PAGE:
Then it was time to cut the pieces apart.  The stock is pretty heavy, so I used the bandsaw.  Then I used a bastard file to trim the roughest part of the edge before finishing the piece on the belt sander (bulk) and ScotchBrite wheel (final).


My buddy Carver showed up to help.  He had been thinking about building an RV-12 or -14 as well (which is how he ended up wandering into my shop in the first place), but now he’s thinking about a Zenith Sport Cruiser.  That’s a nice plane too!  Not super zippy, but it is much easier to build and can haul a lot of stuff into some shorter strips.

I set him up working on the J stiffeners.  You drill one carefully measured hole at the end and then work your way across the tank.  He is not a “tool” guy, so I showed him how to use a marking gauge to measure from the end and a punch to start the hole.  Then we got the stiffener lined up and drilled the other holes.

I worked on prepping the Z-brackets.  The orange tape masked out the connecting surface with the tank (as it will get proseal).

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Carver had a bunch of “honey-do’s” to get to so he headed out while I kept plugging away at the Z-brackets.  All but two of them get 3 nutplates each.  So I started working through the pile until I had them all riveted. up.

Then we get to work on the tank skin.  Most of the skin parts are delivered ready to edge finish.  The tank skins still had some considerable tabs left.  I took them flat with the bastard file and then finished dressing the edge with sandpaper and ScotchBrite.

At this point, the tank baffle is inserted and cleco’d in place.  We need to counter sink all the holes.  Every 10th hole is left in its pristine state.  When we finally proseal this in place, the un-countersunk holes serve as a strong anchor to align the baffle.  We wait for the sealant to set up and then do a quick countersink on those holes.  I checked each hole with a rivet to make sure it was just barely flush.  I’ve got the countersink totally dialed in now (good as I have another 100 holes to go!).

So here’s one tank.  J-stiffener in place.  Baffle countersunk (one side).

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I’ll be taking a month long break from building at this point.  The next three weekends are full up.  My wife is back from her trip and it’s her birthday.  That means a straight zero chance of getting out to the airport.  Then we’re taking a trip out to Fredericksburg for Memorial Day Weekend (cool 1942 USO Swing Dance).  Then, I’m finally taking the course so I can get my Light Sport Repairman Inspector rating (to sign off on inspections for the RV-12). When I finally have a chance to get back to the shop, I’ll pick back up on the countersinking.  At that point, it will start to get real!  I’ll be mixing proseal and gluing up parts!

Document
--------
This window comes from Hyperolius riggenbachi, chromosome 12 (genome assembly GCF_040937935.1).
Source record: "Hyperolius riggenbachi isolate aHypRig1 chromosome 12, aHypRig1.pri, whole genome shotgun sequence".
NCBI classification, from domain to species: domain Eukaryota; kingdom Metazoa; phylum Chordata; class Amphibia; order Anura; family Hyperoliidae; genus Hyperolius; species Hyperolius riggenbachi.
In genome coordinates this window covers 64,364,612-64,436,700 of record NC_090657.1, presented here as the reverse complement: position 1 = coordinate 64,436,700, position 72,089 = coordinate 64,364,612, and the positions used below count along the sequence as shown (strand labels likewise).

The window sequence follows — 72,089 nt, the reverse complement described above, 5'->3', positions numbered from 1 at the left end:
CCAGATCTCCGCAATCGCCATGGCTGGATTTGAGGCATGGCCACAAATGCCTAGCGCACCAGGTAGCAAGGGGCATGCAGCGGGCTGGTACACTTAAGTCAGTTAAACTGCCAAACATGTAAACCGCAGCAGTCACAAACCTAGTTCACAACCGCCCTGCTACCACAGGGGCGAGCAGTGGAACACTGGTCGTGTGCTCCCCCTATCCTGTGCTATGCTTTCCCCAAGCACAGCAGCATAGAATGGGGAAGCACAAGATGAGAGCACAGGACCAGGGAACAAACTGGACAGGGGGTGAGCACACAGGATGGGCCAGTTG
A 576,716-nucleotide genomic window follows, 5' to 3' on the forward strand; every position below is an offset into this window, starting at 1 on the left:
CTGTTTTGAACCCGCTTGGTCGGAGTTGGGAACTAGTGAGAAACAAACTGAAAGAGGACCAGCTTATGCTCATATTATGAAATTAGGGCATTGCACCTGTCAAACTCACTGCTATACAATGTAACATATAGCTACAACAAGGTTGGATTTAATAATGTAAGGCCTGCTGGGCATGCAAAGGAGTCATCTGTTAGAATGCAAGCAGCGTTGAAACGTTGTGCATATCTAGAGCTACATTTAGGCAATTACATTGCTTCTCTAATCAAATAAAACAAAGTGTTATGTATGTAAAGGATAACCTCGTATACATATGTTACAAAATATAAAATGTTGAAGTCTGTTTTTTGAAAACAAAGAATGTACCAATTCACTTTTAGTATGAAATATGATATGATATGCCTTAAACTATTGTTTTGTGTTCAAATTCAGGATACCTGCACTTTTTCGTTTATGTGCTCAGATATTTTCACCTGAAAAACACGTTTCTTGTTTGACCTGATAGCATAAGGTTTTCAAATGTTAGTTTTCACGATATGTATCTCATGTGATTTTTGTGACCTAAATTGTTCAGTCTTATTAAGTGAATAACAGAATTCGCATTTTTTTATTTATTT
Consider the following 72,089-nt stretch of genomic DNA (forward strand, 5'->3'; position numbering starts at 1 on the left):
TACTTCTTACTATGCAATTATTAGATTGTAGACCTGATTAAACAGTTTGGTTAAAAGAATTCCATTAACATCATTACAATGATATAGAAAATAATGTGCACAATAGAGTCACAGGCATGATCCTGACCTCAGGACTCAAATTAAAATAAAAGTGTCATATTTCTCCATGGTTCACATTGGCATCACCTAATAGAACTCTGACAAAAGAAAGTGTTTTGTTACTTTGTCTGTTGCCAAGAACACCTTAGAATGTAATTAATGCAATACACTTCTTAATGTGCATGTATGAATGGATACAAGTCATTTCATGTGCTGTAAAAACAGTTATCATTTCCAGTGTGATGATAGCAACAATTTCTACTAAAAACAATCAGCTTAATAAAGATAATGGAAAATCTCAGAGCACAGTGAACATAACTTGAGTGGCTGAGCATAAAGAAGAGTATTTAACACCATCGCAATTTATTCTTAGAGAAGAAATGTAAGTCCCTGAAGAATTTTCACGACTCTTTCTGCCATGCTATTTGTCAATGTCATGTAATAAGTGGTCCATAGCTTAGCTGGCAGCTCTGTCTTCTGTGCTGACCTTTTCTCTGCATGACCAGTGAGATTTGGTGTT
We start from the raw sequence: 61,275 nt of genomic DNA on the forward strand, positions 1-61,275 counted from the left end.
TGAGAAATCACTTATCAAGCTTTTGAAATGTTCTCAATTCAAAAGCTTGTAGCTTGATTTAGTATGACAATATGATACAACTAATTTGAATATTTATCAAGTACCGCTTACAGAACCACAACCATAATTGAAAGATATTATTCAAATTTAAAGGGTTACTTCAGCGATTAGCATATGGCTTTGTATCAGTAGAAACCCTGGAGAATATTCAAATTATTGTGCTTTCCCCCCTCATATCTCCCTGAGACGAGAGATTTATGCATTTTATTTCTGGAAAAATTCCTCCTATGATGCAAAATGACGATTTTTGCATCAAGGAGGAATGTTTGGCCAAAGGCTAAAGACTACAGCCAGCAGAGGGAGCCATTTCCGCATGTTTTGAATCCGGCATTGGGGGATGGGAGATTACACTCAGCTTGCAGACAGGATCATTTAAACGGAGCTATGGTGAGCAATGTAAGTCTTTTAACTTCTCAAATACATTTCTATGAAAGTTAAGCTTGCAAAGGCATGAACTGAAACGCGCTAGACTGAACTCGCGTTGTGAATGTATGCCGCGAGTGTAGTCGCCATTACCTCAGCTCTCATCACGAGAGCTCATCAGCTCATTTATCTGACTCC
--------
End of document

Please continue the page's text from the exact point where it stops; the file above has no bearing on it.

Tank part prep

One of the more time consuming building tasks is parts preparation.  The fuel tanks are no exception.  There are 8 ribs, many short stiffeners, a long J-stiffener, and other small parts to prepare.

This last week, my wife was out traveling, so I had more time to play in the shop after work and on the weekend.  My first task was prepping the ribs.  I spent a little time digging out all the parts and sorting out the ribs. The flanges need to be right at 90 degrees and they must also be fluted to lay flat.  I used my carpenters square to check the bends (mostly pretty close!).

Then you need to position and drill a fitting to the inboard rib.  There is an almost identical one on the bottom edge.  I presume that this is to help qualify the kit under the major portion rule.  In any case, it isn’t too hard.  I have a nice marking gauge that makes it easy to scribe sharpie lines.  The next instruction says to use a step drill to make a .75″ hole.  I dug around in my tool chest and the parts boxes, but I could not find my step drill anywhere!   So that was all for the night until I could visit the local Lowe’s aviation department.

Friday evening, I stopped by my son’s shooting range after work.  We ran a couple of boxes of 9mm through his pistol and a nice CZ 75.  The range also had a new fully automatic machine gun that we ran.  After all that fun, we headed down to the shop (with a stop to get the step drill) to get a little work done before a late dinner.   My hangar neighbor, John, was there, so we chatted with him for a bit.  He just got the wings mounted on his RANS S-20 Raven.  Then Ryan drilled pilot holes in the left and right ribs.

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I step drilled the full sized hole in both (drill press).  Then I clamped the fitting to the rib, match drilled a couple of holes with clecos before Ryan finished match drilling the other holes.